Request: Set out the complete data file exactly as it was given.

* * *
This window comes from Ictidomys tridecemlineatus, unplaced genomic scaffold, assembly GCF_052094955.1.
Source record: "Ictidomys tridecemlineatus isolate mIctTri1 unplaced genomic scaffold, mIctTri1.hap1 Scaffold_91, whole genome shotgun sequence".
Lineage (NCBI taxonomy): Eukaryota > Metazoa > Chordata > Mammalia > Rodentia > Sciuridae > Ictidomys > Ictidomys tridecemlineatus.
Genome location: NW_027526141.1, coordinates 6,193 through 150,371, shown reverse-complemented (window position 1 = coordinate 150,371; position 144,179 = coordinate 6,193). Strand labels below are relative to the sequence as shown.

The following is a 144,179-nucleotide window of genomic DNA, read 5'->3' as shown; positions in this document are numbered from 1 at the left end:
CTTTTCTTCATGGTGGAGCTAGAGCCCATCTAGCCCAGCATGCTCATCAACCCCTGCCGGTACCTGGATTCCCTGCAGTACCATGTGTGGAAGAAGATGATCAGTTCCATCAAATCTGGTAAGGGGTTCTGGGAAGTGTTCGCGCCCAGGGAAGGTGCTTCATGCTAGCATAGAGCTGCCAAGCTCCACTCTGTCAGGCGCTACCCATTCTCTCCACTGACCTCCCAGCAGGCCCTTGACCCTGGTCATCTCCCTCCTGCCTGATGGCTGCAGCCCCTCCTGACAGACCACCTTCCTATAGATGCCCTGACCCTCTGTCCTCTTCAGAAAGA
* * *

This window comes from Ictidomys tridecemlineatus, unplaced genomic scaffold, assembly GCF_052094955.1.
Source record: "Ictidomys tridecemlineatus isolate mIctTri1 unplaced genomic scaffold, mIctTri1.hap1 Scaffold_91, whole genome shotgun sequence".
Lineage (NCBI taxonomy): Eukaryota > Metazoa > Chordata > Mammalia > Rodentia > Sciuridae > Ictidomys > Ictidomys tridecemlineatus.
Genome location: NW_027526141.1, coordinates 6,193 through 150,371, shown reverse-complemented (window position 1 = coordinate 150,371; position 144,179 = coordinate 6,193). Strand labels below are relative to the sequence as shown.

The following is a 144,179-nucleotide window of genomic DNA, read 5'->3' as shown; positions in this document are numbered from 1 at the left end:
CTTTTCTTCATGGTGGAGCTAGAGCCCATCTAGCCCAGCATGCTCATCAACCCCTGCCGGTACCTGGATTCCCTGCAGTACCATGTGTGGAAGAAGATGATCAGTTCCATCAAATCTGGTAAGGGGTTCTGGGAAGTGTTCGCGCCCAGGGAAGGTGCTTCATGCTAGCATAGAGCTGCCAAGCTCCACTCTGTCAGGCGCTACCCATTCTCTCCACTGACCTCCCAGCAGGCCCTTGACCCTGGTCATCTCCCTCCTGCCTGATGGCTGCAGCCCCTCCTGACAGACCACCTTCCTATAGATGCCCTGACCCTCTGTCCTCTTCAGAAAGA